Re­cidi­vism. The curse on Cyprus

Financial Mirror (Cyprus) - - FRONT PAGE -

The Anas­tasi­ades gov­ern­ment, and es­pe­cially Fi­nance Min­is­ter Haris Ge­or­giades, has worked some­thing of a mirac­u­lous turn­around in the state’s fi­nances and man­aged to exit the bailout pro­gramme in record time, given the grav­ity of the na­tion’s dire state in March 2013. The econ­omy is now sta­ble and there is a mood of op­ti­mism gen­er­ally in the pop­u­la­tion for a grad­ual im­prove­ment and strength­en­ing of the econ­omy. Although not yet com­plete, ma­jor struc­tural and pro­ce­dural re­forms are un­der­way in the pub­lic sec­tor and the banks. Although there is still some way to go, the at­ti­tude of of­fi­cials in deal­ing with cit­i­zens and cus­tomers has also shown a marked im­prove­ment and is now far more help­ful and re­spect­ful than in ear­lier years. To para­phrase for­mer UK Prime Min­is­ter Tony Blair, pub­lic sec­tor of­fi­cials are now ac­cept­ing that they are the ser­vants of the pub­lic not their mas­ter, i.e. the pub­lic do not ex­ist to pro­vide pub­lic ser­vants with a com­fort­able well-paid job.

More­over, the gov­ern­ment, through the com­bined ef­forts of the In­te­rior Min­is­ter, Au­di­tor Gen­eral and the At­tor­ney Gen­eral, has put into ef­fect one of Pres­i­dent Anas­tasi­ades’ early poli­cies on com­ing to power, namely the pur­suit of those en­gaged in fraud, cor­rup­tion and money laun­der­ing which was hav­ing such a dam­ag­ing ef­fect. For the first time in the Repub­lic’s his­tory, many of those ‘big shots’ who seemed to re­gard them­selves as un­touch­able and im­mune to in­ves­ti­ga­tion and pros­e­cu­tion have found them­selves in court, be­ing con­victed of se­ri­ous crim­i­nal of­fences and be­ing sent to jail for lengthy terms. Here, are a few re­cent and cur­rent ex­am­ples. - The Paphos Se­warage Board con­tracts fraud and cor­rup­tion case. For­mer mayor of Paphos Sav­vas Ver­gas con­victed in Fe­bru­ary 2015 along with sev­eral coun­cil em­ploy­ees, as­so­ciates, AKEL party of­fi­cials and oth­ers of bribery and money laun­der­ing over a 15 year pe­riod. Over EUR 1 mln in bribes were split be­tween Ver­gas and Efty­chios Malekides, the for­mer sew­er­age board head. Ver­gas was sen­tenced to six years in jail and oth­ers to vary­ing jail terms. May­ors in other mu­nic­i­pal­i­ties are now un­der sim­i­lar in­ves­ti­ga­tion and face crim­i­nal charges.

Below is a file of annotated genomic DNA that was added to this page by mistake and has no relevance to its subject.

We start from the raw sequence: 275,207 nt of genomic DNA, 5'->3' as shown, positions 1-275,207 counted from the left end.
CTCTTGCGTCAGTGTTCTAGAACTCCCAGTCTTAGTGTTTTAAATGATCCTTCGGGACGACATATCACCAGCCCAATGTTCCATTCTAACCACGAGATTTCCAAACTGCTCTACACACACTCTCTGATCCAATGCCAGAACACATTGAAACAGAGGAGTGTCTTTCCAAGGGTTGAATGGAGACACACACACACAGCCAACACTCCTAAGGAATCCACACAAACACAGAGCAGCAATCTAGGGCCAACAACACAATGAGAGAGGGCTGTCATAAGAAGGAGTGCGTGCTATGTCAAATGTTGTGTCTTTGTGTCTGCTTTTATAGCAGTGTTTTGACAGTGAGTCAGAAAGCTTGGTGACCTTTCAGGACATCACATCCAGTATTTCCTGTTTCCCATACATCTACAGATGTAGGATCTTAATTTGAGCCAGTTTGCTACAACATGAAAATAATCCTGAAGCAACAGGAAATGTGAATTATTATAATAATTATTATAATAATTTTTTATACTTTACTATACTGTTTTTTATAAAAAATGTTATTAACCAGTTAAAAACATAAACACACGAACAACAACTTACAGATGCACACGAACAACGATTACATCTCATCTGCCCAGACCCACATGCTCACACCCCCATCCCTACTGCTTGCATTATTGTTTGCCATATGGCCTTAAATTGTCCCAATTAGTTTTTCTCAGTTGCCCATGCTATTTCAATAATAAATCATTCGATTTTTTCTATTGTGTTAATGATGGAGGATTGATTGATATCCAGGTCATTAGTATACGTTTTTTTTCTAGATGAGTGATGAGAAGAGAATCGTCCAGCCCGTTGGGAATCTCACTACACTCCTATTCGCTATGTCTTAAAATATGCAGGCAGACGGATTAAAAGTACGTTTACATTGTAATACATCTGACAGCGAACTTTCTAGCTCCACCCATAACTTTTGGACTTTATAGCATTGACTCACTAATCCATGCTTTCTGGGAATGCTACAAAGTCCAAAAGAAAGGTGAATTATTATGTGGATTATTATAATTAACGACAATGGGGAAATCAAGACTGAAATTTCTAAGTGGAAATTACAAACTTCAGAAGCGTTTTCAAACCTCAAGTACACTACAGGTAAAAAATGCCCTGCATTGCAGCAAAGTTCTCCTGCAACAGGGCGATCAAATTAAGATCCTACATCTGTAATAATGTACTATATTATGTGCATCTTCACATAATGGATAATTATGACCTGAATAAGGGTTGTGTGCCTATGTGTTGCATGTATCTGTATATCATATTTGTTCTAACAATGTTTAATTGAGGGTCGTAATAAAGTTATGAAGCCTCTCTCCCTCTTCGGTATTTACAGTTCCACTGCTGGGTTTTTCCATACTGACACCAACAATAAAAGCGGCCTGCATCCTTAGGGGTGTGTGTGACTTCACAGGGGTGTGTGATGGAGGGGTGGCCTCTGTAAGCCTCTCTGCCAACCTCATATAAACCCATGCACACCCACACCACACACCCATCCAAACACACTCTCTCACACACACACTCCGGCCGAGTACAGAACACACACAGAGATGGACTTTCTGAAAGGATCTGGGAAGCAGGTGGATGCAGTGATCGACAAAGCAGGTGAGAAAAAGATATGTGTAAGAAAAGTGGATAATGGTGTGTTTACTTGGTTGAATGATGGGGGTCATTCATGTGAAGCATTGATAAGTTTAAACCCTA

- The CYTA pen­sion fund fraud in­volv­ing land at Dro­mo­laxia. In Jan­uary 2015, the ex CYTA boss Stathis Kit­tis was sen­tenced to eight years in jail for fraud and cor­rup­tion, along with nu­mer­ous oth­ers who re­ceived sen­tences vary­ing from three to nine years. These in­cluded the for­mer direc­tor of CYTAVi­sion, Orestis Vasileiou, a for­mer head of the Elec­tric­ity Author­ity, Char­alam­bous Tsouris, an AKEL mem­ber, a CYTA union of­fi­cial, a Land Registry of­fi­cial and oth­ers.

- Christodou­los


for­mer Governer


the Cen­tral Bank of Cyprus, con­victed in Septem­ber 2014 on six counts of tax eva­sion and fined EUR 13,500 and sen­tenced to five months in jail. In July 2016, he was also charged along with the Greek fi­nancier An­dreas Vgenopou­los and five oth­ers and three com­pa­nies in re­la­tion to al­leged pay­ment of a EUR 1 mln bribe to him by the Zolotas com­pany.